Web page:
Media reports continue to greatly exaggerate scientific findings and advice. Recent scary headlines proclaimed that processed meats are as dangerous as cigarettes and asbestos. Wait. What?
I actually heard a newscaster say this. The real research findings are, of course, a lot more complicated. Wouldn’t it be great if people who write the news actually read the research, rather than copying what they’ve read from other news articles?
Let’s Look at the Facts on Processed and Red Meat Cancer Risk
The International Agency for Research on Cancer (IARC), the cancer agency of the World Health Organization, evaluated the cancer causing likelihood of processed meats (such as bacon and ham) and red meat.
While the IARC did indeed put processed meats in the same category as smoking, it’s a matter of how sure they are that eating processed meats increases the risk of cancer. It does not say that eating bacon every day for breakfast is in the same league healthwise as smoking a pack of cigarettes a day.
According to the IARC’s report, recent estimates by the Global Burden of Disease project, an independent academic research organization, diets high in processed meats may contribute to around 34,000 cancer deaths per year. Eating red meat regularly hasn’t been established as a cancer cause, but that same organization estimates that red meat could cause roughly 50,000 cancer deaths annually – worldwide.
Don’t Panic About Processed and Red Meat Cancer Risk
Some popular media outlets such as Gizmodo are rightfully urging people not to panic. The IRAC report notes that tobacco smoking causes around a million cancer deaths annually worldwide, and alcohol consumption causes about 600,000. Another 200,000 die per year because of air pollution.
Air pollution! Where are the news headlines screaming that breathing air is nearly six times more dangerous than eating ham and sausage regularly?
According to the World Health Organization (WHO), well over a million people a year die in traffic accidents. The U.S. Centers for Disease Control (CDC) shows over 130,000 people in the U.S. die of some sort of accident over a year’s time.
It doesn’t take any complex math to figure out that smoking and drinking cause way more deaths than processed meats, as do car accidents (and accidents in general).
What kills fewer people than meat? Well, lightning strikes kill less than two people a year in the U.S., on average.
Are There Benefits to Meat Eating?
More and more studies are showing that low carb, high protein diets work better for weight loss than high-carb, low-fat diets.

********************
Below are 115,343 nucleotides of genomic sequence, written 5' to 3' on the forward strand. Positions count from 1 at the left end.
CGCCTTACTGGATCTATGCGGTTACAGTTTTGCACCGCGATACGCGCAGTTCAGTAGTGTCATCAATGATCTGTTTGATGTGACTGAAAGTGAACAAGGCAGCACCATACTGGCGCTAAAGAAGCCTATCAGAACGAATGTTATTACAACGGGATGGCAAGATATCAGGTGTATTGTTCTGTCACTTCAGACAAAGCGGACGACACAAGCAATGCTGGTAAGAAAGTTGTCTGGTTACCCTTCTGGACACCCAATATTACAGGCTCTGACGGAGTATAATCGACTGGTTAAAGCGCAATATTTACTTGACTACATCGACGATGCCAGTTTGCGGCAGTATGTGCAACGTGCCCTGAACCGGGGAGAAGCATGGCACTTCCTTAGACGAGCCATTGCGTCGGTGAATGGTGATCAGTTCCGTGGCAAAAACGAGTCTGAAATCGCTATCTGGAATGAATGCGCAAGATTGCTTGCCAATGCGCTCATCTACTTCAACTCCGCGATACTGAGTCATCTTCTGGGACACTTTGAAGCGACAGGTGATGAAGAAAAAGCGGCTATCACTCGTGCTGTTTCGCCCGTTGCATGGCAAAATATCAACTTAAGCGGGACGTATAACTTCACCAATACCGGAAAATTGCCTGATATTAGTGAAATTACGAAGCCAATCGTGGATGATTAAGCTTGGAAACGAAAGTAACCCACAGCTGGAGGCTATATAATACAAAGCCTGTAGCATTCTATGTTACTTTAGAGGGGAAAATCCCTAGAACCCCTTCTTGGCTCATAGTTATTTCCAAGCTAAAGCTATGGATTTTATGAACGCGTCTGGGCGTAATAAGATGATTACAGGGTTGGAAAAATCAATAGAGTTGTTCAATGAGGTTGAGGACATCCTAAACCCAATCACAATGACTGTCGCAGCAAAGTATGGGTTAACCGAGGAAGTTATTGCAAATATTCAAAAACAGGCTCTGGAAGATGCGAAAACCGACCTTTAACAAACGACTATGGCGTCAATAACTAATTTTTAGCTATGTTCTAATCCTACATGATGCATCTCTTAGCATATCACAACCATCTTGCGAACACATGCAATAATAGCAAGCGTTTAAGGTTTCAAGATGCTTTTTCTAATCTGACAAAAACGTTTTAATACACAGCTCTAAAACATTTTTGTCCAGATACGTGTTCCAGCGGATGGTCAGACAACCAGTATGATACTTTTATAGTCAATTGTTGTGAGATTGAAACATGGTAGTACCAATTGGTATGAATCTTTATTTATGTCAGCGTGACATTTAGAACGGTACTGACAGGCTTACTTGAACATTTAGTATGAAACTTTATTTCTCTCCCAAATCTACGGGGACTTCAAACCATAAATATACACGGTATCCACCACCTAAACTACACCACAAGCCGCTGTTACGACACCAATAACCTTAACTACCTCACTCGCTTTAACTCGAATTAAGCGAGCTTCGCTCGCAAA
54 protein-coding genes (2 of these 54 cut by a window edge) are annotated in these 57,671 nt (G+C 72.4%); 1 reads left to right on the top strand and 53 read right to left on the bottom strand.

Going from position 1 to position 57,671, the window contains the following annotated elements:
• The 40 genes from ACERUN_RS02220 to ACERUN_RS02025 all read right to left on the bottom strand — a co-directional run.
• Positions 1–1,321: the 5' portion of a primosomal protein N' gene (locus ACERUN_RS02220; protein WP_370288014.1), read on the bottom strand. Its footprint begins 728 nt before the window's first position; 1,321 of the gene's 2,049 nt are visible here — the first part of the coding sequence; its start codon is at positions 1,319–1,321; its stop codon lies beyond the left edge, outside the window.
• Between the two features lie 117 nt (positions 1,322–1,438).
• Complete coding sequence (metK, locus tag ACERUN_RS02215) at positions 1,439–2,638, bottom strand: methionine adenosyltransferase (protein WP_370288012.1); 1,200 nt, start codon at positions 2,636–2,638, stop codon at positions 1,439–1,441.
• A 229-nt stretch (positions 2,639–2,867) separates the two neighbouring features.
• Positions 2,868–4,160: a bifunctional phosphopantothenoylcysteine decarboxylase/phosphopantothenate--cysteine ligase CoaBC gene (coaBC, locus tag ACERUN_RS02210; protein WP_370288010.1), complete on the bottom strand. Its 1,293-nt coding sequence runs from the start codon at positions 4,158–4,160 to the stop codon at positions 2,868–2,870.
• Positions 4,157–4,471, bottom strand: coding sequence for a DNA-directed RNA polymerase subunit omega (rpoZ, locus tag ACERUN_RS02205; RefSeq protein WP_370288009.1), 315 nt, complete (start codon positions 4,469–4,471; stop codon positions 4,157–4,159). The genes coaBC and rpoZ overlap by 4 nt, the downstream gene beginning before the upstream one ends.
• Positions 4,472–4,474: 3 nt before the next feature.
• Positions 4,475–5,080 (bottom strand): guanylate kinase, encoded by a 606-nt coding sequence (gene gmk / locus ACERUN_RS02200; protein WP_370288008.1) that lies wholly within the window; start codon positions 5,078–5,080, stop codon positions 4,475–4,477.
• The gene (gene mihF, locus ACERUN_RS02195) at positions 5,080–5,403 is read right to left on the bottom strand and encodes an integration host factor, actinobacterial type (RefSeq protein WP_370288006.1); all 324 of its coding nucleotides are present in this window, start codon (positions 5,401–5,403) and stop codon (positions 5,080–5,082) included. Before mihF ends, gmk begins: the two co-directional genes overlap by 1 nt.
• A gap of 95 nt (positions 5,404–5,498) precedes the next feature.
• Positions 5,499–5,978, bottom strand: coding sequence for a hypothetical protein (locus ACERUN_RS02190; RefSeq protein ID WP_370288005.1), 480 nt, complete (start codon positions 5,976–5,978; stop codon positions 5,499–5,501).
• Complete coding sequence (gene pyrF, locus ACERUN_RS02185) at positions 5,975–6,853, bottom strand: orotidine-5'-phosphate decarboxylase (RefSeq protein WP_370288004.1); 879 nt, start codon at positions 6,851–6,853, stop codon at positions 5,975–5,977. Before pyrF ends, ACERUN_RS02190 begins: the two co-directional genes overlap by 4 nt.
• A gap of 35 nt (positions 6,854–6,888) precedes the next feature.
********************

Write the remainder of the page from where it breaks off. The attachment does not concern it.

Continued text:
It’s no wonder many experts believe that science is broken. This Vox.com article shows a chart of how everything you eat both causes and prevents cancer, based on various research studies. The article also describes how scientists can basically make their research results show anything they want.
One Study Doesn’t Have All the Answers
It’s important to look closely at the actual research before making any judgment call, and even then, remember that one study doesn’t make it so. In fact, many studies are so flawed that they have no redeeming value whatsoever. One government analysis of 300 research papers found that 214 (71 percent) offered “no enduring value” and only 11 (4 percent) were identified as having “high enduring value.”
This is far from a new problem. Even long before this article from 2005 was written, describing how and why many research findings are completely false or at least unreliable, experts have expressed concerns about the inability to duplicate many scientific findings.
Indeed, drug companies and other corporations who profit from medical products have, for many years, made sure that unfavorable studies don’t ever see the light of day. That means that a drug your doctor prescribes might have side effects she doesn’t know about or might not even be very effective. The studies showing that a drug had ugly side effects or didn’t work very well were conveniently swept under the rug and never published.
That’s right – many prescription drugs on the market, some of which you or your loved ones might be taking, don’t do what they’re supposed to do, and may even be dangerous. This goes for medical procedures as well. One analysis showed that more than 40 percent of established medical practices are either worthless or harmful.
What Can We Do?
Don’t be guided by sound bites. If you hear or read something that catches your interest, look up the actual research. You may be able to find it via Google’s research paper site or through your library’s online research.
Don’t think one study has all the answers. And don’t believe that because something is standard medical practice, it’s the best thing for you. Remember how doctors used to think ulcers were caused by stress or eating the wrong foods? Doctors now cure most ulcers with antibiotics to combat the H-pylori bacteria that causes the large majority of them.
Don’t believe that any medication won’t cause side effects. Any medication can have side effects, even some that don’t get listed on the official prescribing information. Your doctor probably has only the information provided by the drug companies, and drug companies want you to think the benefits outweigh the risks and side effects.
Trust no one, or at least, trust, but verify. Don’t even trust the research cited in this post. Perform more research, and decide for yourself.
How About You?
What research studies in the news have caught your eyes and ears? Did you take any action or change your lifestyle as a result? Did you ever feel like you’ve been “had” by faulty research, worthless medical procedures or drugs that didn’t live up to their claims?
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